Did myDog change?

There's the key.

Keeping in mind that myDog is a pointer, and not an actual Dog, the answer is NO. myDog still has the value 42; it's still pointing to the original Dog.

It's perfectly valid to follow an address and change what's at the end of it; that does not change the variable, however.

Java works exactly like C. You can assign a pointer, pass the pointer to a method, follow the pointer in the method and change the data that was pointed to. However, you cannot change where that pointer points.

In C++, Ada, Pascal and other languages that support pass-by-reference, you can actually change the variable that was passed.

If Java had pass-by-reference semantics, the foo method we defined above would have changed where myDog was pointing when it assigned someDog on line BBB.

Think of reference parameters as being aliases for the variable passed in. When that alias is assigned, so is the variable that was passed in.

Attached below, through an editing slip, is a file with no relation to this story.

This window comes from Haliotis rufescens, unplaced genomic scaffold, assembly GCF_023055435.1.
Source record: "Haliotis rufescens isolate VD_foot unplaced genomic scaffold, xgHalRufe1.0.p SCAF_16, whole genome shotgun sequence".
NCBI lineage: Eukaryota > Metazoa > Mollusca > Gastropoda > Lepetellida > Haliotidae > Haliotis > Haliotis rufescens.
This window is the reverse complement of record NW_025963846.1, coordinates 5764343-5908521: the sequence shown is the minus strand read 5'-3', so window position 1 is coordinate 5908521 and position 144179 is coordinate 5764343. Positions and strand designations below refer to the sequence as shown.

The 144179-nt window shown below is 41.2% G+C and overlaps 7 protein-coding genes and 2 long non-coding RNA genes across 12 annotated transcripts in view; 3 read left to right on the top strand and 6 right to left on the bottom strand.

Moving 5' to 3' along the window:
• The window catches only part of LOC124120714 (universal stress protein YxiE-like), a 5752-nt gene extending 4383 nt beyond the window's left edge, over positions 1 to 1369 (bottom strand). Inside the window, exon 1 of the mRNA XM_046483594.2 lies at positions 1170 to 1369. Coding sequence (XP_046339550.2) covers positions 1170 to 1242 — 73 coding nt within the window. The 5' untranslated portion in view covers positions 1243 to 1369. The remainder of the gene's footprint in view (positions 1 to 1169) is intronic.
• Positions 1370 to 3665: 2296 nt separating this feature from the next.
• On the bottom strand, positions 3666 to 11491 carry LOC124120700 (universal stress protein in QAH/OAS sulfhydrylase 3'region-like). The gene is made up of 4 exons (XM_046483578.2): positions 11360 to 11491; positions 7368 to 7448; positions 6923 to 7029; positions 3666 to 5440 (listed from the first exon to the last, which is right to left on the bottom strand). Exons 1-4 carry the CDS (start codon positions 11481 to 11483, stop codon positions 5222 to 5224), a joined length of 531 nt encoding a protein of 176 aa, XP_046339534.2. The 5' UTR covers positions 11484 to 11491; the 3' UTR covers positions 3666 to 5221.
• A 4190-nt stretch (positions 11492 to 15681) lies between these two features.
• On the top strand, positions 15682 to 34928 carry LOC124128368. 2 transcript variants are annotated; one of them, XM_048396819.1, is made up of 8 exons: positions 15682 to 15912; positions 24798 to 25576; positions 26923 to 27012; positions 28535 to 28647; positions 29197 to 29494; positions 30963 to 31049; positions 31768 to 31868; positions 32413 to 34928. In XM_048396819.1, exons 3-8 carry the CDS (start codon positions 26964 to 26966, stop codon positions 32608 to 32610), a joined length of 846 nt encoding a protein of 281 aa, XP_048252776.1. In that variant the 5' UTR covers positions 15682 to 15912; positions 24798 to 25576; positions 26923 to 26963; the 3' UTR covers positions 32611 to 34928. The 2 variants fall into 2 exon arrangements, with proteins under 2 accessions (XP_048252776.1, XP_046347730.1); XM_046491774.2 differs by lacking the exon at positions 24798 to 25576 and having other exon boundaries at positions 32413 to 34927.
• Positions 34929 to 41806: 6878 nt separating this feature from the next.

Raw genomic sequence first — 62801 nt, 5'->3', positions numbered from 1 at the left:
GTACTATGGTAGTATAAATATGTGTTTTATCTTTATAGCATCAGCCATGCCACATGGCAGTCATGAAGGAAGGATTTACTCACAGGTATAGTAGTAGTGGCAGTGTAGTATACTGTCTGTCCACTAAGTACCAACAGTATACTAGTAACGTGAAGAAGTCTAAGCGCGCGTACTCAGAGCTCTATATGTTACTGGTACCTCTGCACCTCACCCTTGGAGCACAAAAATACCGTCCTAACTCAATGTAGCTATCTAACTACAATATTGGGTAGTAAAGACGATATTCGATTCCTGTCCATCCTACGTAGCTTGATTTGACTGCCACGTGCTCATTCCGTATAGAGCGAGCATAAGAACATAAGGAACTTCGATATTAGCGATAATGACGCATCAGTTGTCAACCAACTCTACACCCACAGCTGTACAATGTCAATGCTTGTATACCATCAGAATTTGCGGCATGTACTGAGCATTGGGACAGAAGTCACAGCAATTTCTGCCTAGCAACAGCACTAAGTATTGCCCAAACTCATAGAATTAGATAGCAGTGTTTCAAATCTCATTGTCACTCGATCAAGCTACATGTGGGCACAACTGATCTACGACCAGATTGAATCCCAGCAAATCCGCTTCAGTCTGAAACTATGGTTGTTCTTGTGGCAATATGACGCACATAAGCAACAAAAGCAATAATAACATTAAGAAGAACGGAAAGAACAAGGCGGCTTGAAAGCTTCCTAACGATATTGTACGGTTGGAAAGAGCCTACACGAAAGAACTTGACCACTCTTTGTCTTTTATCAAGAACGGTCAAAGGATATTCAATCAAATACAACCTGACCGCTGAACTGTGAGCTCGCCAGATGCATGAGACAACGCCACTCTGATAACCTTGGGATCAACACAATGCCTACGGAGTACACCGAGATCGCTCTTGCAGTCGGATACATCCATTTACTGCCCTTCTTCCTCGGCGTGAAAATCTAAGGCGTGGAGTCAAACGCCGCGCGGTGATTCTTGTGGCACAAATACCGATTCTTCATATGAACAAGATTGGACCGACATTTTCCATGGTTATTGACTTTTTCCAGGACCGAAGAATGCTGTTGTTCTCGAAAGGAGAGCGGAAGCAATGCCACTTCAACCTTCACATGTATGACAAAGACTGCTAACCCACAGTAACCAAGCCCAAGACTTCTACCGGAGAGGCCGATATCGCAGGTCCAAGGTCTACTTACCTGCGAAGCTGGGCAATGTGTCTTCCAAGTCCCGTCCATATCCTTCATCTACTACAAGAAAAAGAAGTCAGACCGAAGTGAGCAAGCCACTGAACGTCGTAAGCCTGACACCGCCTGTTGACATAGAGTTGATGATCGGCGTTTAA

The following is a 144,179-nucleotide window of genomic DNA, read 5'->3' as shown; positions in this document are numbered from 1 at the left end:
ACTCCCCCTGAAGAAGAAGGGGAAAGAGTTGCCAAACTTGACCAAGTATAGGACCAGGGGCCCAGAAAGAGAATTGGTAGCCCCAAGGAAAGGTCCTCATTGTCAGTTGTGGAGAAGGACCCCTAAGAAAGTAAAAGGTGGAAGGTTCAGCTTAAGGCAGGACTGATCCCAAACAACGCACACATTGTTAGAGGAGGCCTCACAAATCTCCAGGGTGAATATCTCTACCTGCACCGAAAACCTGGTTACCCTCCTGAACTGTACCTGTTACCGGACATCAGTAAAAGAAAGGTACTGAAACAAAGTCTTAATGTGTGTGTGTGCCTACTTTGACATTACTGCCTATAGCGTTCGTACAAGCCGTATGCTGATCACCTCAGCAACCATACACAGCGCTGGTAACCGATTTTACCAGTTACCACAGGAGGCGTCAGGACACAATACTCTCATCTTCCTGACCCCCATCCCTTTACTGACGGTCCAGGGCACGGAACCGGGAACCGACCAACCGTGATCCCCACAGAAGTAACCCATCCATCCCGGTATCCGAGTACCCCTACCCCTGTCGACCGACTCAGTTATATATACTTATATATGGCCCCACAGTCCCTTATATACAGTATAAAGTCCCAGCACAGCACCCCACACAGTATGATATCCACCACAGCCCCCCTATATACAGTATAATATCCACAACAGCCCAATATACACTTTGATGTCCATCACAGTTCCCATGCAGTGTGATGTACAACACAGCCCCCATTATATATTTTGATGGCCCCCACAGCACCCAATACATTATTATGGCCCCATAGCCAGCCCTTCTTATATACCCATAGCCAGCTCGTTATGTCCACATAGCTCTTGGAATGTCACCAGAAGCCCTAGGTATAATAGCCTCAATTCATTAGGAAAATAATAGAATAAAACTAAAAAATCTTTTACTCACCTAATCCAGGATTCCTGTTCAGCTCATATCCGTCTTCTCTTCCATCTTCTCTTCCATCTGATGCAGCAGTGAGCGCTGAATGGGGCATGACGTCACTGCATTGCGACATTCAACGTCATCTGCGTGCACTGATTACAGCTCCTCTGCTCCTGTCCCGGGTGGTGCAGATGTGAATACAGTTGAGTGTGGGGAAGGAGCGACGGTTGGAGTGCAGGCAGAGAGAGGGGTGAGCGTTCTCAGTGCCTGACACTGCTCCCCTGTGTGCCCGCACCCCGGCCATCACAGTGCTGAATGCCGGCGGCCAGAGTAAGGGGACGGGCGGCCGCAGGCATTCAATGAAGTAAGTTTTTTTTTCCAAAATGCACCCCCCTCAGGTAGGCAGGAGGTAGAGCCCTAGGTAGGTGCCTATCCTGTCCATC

Does that help? (I'll have to add this as an addendum to my article...)
-- Scott
0
I have created a thread devoted to these kind of questions for any programming languages here.

Java is also mentioned. Here is the short summary:

Java passes it parameters by value
"by value" is the only way in java to pass a parameter to a method
using methods from the object given as parameter will alter the
object as the references point to
the original objects. (if that
method itself alters some values)
0
Java copies the reference by value. So if you change it to something else (e.g, using new) the reference does not change outside the method. For native types, it is always pass by value.
0
Have a look at this code. This code will not throw NullPointerException... It will print "Vinay"

public class Main {
    public static void main(String[] args) {
        String temp = "Vinay";
        print(temp);
        System.err.println(temp);